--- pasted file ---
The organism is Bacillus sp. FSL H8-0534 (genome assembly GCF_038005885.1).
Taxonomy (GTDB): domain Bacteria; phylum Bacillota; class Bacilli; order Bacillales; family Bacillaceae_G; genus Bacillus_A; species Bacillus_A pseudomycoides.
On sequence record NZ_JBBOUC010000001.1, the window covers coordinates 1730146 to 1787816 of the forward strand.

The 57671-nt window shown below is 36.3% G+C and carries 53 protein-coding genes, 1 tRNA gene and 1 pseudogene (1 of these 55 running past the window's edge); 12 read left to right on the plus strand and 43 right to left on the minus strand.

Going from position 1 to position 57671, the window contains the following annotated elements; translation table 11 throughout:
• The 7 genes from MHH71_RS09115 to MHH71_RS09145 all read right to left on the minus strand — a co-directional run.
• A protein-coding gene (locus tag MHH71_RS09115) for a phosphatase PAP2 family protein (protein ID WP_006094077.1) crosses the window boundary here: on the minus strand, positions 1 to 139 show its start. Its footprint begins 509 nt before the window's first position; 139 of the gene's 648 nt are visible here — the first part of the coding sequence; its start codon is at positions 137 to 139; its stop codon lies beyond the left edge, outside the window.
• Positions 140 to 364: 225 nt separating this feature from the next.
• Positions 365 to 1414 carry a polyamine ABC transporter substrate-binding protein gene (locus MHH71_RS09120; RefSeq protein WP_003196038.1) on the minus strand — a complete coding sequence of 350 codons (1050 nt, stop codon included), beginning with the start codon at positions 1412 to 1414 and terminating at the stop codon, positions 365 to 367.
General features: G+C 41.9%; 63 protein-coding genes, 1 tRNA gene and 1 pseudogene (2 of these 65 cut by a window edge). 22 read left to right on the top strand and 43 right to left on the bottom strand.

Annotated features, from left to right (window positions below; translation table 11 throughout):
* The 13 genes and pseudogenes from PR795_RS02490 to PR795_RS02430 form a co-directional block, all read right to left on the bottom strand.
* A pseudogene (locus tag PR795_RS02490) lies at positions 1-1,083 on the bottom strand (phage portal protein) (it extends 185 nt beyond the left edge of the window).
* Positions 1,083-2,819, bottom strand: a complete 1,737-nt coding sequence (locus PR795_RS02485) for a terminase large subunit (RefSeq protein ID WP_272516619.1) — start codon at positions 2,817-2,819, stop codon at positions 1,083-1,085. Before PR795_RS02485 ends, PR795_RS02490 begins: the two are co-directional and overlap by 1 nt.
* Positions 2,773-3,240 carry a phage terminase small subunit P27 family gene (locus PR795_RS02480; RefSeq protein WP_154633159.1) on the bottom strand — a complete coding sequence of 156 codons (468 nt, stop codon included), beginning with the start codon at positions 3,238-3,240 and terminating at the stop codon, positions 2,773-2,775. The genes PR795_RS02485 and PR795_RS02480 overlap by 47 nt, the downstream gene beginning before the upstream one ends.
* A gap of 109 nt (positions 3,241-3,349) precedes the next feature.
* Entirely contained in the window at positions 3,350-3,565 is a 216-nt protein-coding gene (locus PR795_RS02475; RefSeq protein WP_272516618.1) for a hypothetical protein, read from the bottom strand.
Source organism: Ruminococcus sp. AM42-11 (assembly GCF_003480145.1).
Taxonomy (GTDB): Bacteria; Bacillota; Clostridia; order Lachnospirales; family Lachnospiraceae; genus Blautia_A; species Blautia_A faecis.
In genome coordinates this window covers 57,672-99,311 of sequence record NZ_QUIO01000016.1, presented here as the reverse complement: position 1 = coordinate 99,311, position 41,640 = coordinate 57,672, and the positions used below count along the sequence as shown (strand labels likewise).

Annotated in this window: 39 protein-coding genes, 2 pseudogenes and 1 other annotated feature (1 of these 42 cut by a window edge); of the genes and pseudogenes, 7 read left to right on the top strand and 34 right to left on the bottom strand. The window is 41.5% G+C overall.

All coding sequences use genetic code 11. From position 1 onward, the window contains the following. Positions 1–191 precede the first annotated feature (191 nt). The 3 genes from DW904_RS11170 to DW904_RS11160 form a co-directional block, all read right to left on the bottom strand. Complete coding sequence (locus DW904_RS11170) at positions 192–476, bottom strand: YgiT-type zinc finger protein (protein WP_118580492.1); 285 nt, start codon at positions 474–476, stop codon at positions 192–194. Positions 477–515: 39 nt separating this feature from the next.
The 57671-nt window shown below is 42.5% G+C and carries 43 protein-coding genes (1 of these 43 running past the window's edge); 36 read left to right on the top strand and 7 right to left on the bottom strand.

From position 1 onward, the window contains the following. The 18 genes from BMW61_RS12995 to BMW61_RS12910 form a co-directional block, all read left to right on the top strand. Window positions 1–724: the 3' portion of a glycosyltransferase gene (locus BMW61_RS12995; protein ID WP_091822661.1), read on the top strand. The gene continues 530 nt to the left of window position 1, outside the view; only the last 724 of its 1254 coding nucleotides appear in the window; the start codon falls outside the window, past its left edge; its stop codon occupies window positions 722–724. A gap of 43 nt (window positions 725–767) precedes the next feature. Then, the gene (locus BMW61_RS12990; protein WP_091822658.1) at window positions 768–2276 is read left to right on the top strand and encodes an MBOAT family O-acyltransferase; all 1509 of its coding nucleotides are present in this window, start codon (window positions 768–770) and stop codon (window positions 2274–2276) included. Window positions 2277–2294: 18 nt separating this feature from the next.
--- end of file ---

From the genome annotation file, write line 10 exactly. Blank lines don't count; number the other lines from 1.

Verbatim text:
General features: G+C 41.9%; 63 protein-coding genes, 1 tRNA gene and 1 pseudogene (2 of these 65 cut by a window edge). 22 read left to right on the top strand and 43 right to left on the bottom strand.